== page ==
Twitter joins Facebook, Google in banning crypto ICO ads | finder.com

Twitter joins Facebook, Google in banning crypto ICO ads

Peter Terlato 26 March 2018 NEWS

Twitter has updated its financial services ads policies to reflect the revised user guidelines and amendments.

Social media platform Twitter will prohibit the advertisement of cryptocurrency initial coin offerings (ICOs) and token sales, following in the footsteps of fellow networking giant Facebook and global tech company Google.

Twitter has updated its financial services ads policies to reflect these amendments and changes.

“We are committed to ensuring the safety of the Twitter community. As such, we have added a new policy for Twitter Ads relating to cryptocurrency,” the company said in a recently released statement. “Under this new policy, the advertisement of Initial Coin Offerings (ICOs) and token sales will be prohibited globally.”

Twitter’s revised policy states that any advertisement for financial products and services must be compatible with all applicable law, providing necessary disclosures and balanced information of risks and benefits. The ads must also be clearly identified as financial services and indicate their nature and types of services offered.

The company will officially implement these new advertising regulations beginning tomorrow. Facebook’s ban is already in place, while Google’s restrictions will be enforced from June this year. However, Google also revealed that it was creating blockchain technology to underpin and differentiate its expanding cloud business.

Earlier this month, Twitter began removing fake accounts that attempt to solicit cryptocurrency investors by impersonating figures such as Tesla chief Elon Musk, John McAfee, and Ethereum co-founder Vitalik Buterin.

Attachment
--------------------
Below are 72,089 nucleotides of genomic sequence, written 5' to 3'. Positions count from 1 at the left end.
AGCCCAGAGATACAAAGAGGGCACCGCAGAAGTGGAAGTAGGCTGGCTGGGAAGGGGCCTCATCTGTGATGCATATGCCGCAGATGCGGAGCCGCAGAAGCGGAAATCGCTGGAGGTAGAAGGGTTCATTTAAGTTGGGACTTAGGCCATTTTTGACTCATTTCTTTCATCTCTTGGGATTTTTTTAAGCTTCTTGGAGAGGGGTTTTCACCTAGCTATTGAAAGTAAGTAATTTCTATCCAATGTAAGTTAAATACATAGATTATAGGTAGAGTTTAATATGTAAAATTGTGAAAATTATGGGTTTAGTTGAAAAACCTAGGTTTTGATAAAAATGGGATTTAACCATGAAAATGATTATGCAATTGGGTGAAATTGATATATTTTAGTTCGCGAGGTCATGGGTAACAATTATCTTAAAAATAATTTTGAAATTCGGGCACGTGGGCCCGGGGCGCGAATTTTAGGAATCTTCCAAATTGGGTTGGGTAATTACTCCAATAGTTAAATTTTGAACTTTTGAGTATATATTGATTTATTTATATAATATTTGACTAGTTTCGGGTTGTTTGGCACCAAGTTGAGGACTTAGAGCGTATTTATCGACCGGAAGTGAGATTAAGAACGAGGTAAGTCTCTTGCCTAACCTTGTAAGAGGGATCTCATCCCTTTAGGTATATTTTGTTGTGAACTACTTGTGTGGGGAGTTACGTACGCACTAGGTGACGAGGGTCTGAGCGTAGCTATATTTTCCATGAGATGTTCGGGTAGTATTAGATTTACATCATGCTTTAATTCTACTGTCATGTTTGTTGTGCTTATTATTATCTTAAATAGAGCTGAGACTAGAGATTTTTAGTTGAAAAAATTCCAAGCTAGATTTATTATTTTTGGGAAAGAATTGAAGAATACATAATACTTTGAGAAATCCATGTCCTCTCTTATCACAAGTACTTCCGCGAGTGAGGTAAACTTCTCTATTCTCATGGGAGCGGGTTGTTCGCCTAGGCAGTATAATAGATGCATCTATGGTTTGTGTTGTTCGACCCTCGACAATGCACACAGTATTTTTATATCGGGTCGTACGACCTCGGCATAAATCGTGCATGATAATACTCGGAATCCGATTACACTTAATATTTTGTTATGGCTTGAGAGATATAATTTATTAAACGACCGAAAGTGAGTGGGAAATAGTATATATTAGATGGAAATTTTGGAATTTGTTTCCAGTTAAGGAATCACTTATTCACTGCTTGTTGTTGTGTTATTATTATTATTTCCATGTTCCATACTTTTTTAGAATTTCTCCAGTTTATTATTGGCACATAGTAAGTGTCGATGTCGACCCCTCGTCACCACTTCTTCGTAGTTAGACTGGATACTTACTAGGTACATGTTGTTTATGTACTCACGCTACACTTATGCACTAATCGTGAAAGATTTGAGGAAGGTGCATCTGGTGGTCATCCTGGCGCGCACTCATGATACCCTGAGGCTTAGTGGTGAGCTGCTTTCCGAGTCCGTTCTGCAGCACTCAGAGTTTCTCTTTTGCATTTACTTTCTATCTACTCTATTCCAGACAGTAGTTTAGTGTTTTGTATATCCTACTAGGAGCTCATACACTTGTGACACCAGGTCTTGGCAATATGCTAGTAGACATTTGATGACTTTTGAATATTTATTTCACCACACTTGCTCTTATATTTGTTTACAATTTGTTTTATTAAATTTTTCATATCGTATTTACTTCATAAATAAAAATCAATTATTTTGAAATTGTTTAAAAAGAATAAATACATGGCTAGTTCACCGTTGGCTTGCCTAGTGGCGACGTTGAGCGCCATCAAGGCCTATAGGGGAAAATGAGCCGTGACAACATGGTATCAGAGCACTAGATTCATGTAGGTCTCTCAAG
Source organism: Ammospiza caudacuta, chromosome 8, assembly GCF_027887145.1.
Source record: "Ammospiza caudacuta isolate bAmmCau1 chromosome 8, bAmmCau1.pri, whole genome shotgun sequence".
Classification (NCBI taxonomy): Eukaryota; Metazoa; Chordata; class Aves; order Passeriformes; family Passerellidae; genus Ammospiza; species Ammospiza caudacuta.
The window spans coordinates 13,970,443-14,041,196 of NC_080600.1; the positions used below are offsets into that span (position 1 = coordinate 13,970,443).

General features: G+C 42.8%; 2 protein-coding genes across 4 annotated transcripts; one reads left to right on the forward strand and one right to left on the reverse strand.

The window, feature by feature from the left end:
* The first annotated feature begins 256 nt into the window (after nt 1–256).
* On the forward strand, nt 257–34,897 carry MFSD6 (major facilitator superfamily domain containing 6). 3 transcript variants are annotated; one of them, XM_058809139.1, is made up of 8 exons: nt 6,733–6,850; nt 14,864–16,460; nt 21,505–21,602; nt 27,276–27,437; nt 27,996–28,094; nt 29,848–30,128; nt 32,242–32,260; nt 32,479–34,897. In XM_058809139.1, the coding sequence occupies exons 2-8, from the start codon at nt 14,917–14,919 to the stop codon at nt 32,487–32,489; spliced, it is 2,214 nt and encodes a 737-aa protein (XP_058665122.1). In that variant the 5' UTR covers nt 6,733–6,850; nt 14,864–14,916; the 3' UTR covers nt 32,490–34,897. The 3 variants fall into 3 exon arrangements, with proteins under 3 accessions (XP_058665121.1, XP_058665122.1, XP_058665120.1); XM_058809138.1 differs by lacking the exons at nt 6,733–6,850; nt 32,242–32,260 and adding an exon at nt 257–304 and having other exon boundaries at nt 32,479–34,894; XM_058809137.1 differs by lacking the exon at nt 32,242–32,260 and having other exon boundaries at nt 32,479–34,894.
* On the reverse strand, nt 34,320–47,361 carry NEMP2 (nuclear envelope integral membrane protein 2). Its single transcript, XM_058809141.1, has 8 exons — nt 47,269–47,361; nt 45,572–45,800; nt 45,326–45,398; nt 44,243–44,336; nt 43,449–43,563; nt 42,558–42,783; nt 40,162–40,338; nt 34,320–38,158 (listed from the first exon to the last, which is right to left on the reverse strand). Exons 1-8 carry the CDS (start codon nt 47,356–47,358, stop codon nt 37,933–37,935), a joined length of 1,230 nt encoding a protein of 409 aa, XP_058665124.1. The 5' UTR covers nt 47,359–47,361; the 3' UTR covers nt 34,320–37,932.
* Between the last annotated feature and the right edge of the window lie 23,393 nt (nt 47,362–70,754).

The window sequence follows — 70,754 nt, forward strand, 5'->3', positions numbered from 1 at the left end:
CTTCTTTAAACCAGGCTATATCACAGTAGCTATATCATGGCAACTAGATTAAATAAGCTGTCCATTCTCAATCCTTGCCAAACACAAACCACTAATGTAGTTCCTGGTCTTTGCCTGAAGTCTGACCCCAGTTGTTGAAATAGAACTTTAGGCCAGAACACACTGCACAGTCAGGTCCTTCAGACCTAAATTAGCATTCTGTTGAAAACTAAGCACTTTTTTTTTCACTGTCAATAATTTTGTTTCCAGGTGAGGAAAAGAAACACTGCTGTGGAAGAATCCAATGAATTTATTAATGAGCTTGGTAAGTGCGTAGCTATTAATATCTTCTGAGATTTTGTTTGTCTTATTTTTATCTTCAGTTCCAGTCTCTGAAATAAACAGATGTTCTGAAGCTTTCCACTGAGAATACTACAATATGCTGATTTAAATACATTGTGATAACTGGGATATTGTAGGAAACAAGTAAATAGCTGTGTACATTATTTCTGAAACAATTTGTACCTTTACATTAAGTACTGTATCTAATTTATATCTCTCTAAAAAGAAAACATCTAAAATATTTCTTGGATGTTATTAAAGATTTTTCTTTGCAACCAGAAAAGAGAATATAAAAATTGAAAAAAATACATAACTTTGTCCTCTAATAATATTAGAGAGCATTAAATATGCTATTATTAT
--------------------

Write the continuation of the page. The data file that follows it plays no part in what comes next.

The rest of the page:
Although the cryptocurrency craze caught fire in the last few months, the industry has already been a decade in the making. Twitter chief executive Jack Dorsey has claimed that the world’s most popular digital currency, bitcoin, is poised to surpass the dollar and become the leading international currency for the virtual world.

Finance ministers and central bank governors at the G20 Summit last week declared that they don’t consider cryptocurrencies to be currencies at all, but rather assets, calling for continued monitoring and reviews. The Organization for Economic Co-operation and Development (OECD) told the G20 that international tax regulations must be examined and adjusted to encompass cryptocurrencies and associated technologies.

Yahoo Japan will reportedly purchase a 40% stake in BitARG Exchange Tokyo next month, via a subsidiary, in order to take advantage of the company’s technology and construct its own cryptocurrency exchange.

During a recent conference, Deutsche Bank president Marcus Schenck revealed that there is a hypothesis that traditional bank accounts may be phased out over the next 20 years, to be replaced by digital wallets.

You can learn all about different exchanges, understand exactly how to buy and sell cryptocurrencies, calculate your taxes, discover digital wallets to hold assets and explore a list of all the alternative coins on the market.

This information should not be interpreted as an endorsement of cryptocurrency or any specific provider, service or offering. It is not a recommendation to trade. Cryptocurrencies are speculative, complex and involve significant risks – they are highly volatile and sensitive to secondary activity. Performance is unpredictable and past performance is no guarantee of future performance. Consider your own circumstances, and obtain your own advice, before relying on this information. You should also verify the nature of any product or service (including its legal status and relevant regulatory requirements) and consult the relevant Regulators' websites before making any decision. Finder, or the author, may have holdings in the cryptocurrencies discussed.

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